A Tailor’s Tale
Here is my tailor's life story that might be of interest to some. Tailoring shops are common throughout Pakistan, and most women get their clothes tailored although ready-made garments are also readily available in boutiques all over the city.
COVER STORY: A Tailor’s Tale By Rumana Husain
In a crowded lane, not too far from where I live, my tailor, Master Mohammad Akbar runs his shop. He usually has my clothes ready on time, but on this particular day, a few buttons still had to be sewn on my shirt. He ordered a karigar to complete the unfinished work, while I chatted with him about his life and work.
‘Master sahib’ to all his clients, Akbar is not even 40, though lately, after performing Haj, he has grown a beard and taken to wearing a cap as well, which makes him look older than his years.
He grew up as one of ten siblings. Seven of them are married, but he is still a bachelor. His father was a labourer, who sent him to a government school where he studied up to class five. Later, the family moved to Gharo, not too far from Karachi, to live with his maternal grandfather. There, the young Akbar managed to complete his Matric.
He says that his mother, who used to stitch clothes for all her own children, sent him to a tailoring shop for apprenticeship while he was still in school, where he learnt to stitch men’s clothes. However, he considers his older brother as his true ustad – his teacher and mentor – who taught him to cut and stitch women’s dresses. The two brothers run the present business together, but each has his own clientele, all women.
“I have worked at a boutique for some 15 years. There too I learnt a lot about tailoring as well as how to deal with clients. When the boutique closed down, I rented the place from the owner. Later, my brother and I bought this space,” he claims proudly and adds, “I have five karigars (tailors) of my own. Additionally, there is a hand-embroiderer and a man to do machine embroidery.”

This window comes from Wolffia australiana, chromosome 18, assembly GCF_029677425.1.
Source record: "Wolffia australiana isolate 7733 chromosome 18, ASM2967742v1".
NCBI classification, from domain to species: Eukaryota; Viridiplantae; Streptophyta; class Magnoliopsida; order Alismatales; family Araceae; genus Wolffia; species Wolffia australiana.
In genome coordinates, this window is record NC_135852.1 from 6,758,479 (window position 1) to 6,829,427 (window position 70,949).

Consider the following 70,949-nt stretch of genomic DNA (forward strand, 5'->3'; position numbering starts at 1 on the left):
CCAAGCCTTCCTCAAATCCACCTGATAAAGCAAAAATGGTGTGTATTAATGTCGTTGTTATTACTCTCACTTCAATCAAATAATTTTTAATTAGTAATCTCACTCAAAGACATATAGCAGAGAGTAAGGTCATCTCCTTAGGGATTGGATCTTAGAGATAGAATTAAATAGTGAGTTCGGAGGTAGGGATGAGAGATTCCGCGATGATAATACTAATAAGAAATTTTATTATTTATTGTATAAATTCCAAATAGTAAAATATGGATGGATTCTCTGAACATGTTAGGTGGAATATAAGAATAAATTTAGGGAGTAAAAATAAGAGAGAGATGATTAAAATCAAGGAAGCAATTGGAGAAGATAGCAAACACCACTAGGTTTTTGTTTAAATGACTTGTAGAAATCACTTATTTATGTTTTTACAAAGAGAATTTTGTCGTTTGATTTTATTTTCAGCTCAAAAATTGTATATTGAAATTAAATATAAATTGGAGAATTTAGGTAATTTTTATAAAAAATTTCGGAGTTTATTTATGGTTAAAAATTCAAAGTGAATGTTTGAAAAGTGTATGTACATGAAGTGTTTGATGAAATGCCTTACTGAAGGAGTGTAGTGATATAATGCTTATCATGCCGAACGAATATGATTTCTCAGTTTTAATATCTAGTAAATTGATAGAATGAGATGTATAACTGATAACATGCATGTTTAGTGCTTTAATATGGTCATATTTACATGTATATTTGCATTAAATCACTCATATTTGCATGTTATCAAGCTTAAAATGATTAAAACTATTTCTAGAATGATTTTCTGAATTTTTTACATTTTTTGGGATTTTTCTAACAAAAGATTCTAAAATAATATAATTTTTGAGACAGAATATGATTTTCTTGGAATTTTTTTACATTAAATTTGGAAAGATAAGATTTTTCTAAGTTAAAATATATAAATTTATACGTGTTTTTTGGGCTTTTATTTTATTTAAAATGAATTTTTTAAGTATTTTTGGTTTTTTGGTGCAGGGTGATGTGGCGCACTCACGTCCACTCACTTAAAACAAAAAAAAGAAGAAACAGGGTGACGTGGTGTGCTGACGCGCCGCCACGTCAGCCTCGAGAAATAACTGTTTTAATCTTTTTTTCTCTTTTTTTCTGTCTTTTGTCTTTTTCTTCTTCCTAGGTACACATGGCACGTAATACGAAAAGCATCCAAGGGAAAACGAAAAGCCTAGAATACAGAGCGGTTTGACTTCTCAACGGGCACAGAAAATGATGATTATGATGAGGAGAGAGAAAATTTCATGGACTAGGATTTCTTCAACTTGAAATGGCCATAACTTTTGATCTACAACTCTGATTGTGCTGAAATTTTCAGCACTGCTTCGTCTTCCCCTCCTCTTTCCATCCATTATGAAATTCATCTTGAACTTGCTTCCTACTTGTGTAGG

Master Akbar says he churns out at least ten outfits per day. “I cut the cloth and deal with all the clients as well. I am here from 11am to 9pm everyday, except for Sundays when the shop is closed. But the power outages now make it quite impossible for us to meet our clients’ deadlines,” he says regretfully. According to him, though winter is considered to be the wedding season and a lot of Pakistani women visiting from abroad during that time get their clothes stitched as well, it is the summer months which are the busiest. “If each client of mine brings in 10 to 12 sets of lawn suits to be stitched, you can imagine how busy I am during the summer,” he smiles.
Mohammad Akbar’s enterprising temperament, his ingenuity and commitment to his work has certainly paid off, making him a ‘master’ of his craft, earning him the respect and confidence of his clients.